The recipe? Just 1 1/2 c of applesauce. Smooth it onto the tray in as even layer as you can get. The smoother you can get the applesauce, the better it will dry. I think it’d be perfect for getting the layer smooth. My spatula doesn’t quite cut it for me. It works for now, but I’d like an upgrade.

I don’t have any fruit leather trays, and I am on the fence about getting them. Sometimes the food just sticks to them. Instead, I take a square section of parchment paper, place it over the dehydrator tray to mark where I need to make a few cuts to fit over the center vent and then mark the edge of the tray, as well. (I just set it on the tray and rub my fingers over the tray and let a crease form, then I use that as a guide to cut. It’s an imperfect art, but I like the results. I also don’t cut the center all the way off, but make lots of slits, so that if anything is runny, it has less of a chance of falling through the layers. That’s a mess.

 

Classic Apple Fruit Leather
Cuisine: snack
Author: Keira @ Searchforseven.com
Prep time:
Cook time:
Total time:
Ingredients
  • 1 1/2 c applesauce
  • Other tools:
  • dehydrator
  • Parchment paper (or fruit-leather trays)
  • spatula or bench scraper
Instructions
  1. Spread the applesauce evenly on the dehydrator tray lined with parchment paper
  2. Turn dehydrator on and let it do it’s work for 6-8 hours. I start the dehydrator in the morning and turn it off in the afternoon or evening, depending on when it’s done.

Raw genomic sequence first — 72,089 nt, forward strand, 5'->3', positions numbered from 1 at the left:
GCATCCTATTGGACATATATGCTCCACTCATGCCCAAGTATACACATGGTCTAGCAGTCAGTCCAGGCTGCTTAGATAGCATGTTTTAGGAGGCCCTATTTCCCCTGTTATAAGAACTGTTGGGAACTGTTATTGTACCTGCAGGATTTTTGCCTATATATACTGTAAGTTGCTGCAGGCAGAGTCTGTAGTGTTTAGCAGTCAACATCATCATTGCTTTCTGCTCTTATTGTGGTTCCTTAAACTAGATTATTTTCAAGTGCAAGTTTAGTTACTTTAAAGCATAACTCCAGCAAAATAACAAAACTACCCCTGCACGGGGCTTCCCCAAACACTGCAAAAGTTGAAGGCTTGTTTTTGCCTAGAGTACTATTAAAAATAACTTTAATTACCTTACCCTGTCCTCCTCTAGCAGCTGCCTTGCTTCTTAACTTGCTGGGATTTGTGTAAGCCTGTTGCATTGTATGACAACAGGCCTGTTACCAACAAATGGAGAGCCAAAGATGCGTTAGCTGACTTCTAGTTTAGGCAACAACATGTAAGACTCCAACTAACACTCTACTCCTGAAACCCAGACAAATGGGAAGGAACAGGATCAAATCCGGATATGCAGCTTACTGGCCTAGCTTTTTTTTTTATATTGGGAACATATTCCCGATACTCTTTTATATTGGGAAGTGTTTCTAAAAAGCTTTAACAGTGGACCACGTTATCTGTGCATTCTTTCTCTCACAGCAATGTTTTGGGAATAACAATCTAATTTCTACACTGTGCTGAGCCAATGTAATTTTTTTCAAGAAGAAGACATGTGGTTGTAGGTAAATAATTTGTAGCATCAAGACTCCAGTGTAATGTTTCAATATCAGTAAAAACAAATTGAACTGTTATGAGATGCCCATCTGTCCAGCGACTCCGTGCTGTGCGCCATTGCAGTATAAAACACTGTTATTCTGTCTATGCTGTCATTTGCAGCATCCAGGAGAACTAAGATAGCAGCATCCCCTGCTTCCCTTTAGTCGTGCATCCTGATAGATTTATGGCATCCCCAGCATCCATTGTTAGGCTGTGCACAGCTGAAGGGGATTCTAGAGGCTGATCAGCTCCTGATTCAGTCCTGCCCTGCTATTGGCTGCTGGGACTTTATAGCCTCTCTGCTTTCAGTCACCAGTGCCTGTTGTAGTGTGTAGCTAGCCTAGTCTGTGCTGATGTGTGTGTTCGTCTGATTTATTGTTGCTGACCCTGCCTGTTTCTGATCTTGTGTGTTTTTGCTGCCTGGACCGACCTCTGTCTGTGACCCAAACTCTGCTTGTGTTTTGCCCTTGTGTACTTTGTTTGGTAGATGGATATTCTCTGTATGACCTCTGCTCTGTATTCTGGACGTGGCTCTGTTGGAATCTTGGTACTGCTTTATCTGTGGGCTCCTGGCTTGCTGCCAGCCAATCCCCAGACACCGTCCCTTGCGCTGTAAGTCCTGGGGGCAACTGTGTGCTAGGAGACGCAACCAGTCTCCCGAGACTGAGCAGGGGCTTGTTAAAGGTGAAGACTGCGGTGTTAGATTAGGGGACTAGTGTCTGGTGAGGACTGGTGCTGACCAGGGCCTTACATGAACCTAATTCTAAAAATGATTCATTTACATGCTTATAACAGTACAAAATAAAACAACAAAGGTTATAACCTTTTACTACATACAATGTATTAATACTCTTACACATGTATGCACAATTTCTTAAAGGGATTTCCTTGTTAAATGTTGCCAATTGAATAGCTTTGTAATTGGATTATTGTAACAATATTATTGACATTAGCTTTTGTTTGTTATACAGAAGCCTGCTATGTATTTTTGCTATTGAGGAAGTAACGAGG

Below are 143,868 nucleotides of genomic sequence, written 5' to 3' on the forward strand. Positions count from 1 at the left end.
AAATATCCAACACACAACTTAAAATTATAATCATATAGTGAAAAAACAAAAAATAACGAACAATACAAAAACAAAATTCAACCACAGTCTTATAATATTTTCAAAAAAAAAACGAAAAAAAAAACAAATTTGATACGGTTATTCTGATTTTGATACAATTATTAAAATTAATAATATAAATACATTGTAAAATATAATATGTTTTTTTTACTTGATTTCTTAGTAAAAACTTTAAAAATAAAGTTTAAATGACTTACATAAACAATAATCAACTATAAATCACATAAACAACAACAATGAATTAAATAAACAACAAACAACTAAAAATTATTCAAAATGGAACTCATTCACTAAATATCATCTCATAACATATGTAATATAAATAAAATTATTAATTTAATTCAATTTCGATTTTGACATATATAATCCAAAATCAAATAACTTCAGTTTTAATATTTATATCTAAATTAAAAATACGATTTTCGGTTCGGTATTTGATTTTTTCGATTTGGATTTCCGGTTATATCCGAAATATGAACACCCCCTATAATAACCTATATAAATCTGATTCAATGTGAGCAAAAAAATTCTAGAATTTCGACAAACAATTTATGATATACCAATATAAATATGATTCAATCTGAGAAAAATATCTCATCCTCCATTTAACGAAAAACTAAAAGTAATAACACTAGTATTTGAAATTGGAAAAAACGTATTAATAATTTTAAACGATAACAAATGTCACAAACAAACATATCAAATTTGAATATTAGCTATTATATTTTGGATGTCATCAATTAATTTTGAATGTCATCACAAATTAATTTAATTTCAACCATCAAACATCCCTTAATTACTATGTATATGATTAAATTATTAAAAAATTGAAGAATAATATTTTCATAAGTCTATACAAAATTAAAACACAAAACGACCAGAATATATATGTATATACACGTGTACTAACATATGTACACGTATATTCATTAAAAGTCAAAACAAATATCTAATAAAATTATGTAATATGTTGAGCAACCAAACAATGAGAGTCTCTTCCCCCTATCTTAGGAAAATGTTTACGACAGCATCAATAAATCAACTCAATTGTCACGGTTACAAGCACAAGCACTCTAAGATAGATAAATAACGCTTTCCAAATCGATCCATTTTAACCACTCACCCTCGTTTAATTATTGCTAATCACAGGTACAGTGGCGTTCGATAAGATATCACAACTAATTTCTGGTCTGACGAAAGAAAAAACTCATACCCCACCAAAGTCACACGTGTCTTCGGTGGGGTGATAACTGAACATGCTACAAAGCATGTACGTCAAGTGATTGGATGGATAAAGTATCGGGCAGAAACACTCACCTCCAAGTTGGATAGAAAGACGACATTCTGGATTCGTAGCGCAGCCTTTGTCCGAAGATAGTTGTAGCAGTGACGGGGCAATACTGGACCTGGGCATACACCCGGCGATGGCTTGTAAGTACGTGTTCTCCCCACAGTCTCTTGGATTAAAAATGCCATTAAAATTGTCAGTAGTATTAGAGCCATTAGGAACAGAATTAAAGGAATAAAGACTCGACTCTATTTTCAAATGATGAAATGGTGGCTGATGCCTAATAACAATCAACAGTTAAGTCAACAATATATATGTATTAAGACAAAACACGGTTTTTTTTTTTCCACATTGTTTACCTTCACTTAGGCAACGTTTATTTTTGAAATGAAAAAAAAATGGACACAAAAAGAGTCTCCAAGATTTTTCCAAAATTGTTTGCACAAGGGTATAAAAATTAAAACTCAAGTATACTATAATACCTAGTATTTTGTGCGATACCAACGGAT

3. Cut the leather into desired strips or sections. somewhere between 5-15 sections is ideal.

 

 

 

A Day in the Life

My friendly bird

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This little birdie likes to sing to me from my window. I have a feeling that isn’t about to change.

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I’ve done my research, he’s a red-shafted northern flicker (here’s another link). Apparently only the males have the red on the face. and I know I shouldn’t be happy to have a woodpecker hanging out in my trees, but I don’t really care. Yet, anyway. I haven’t seen much damage from him. And it sounds like if I start to hear him pecking my trees instead of singing to me in the mornings, all I’ve gotta do is give him a man-made bird house and he’ll leave the trees alone. Why do all the work when your shelter becomes free? Otherwise, he’ll keep the bug problem down. We have tons of ants in the summertime (so far I haven’t seen any inside, but we moved in during the fall).

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I never really see him anywhere besides my front window and occasionally a tree out front. I’ve never seen or heard him peck anywhere, even when he is hanging out in a tree, so I’m not worried about him, too much.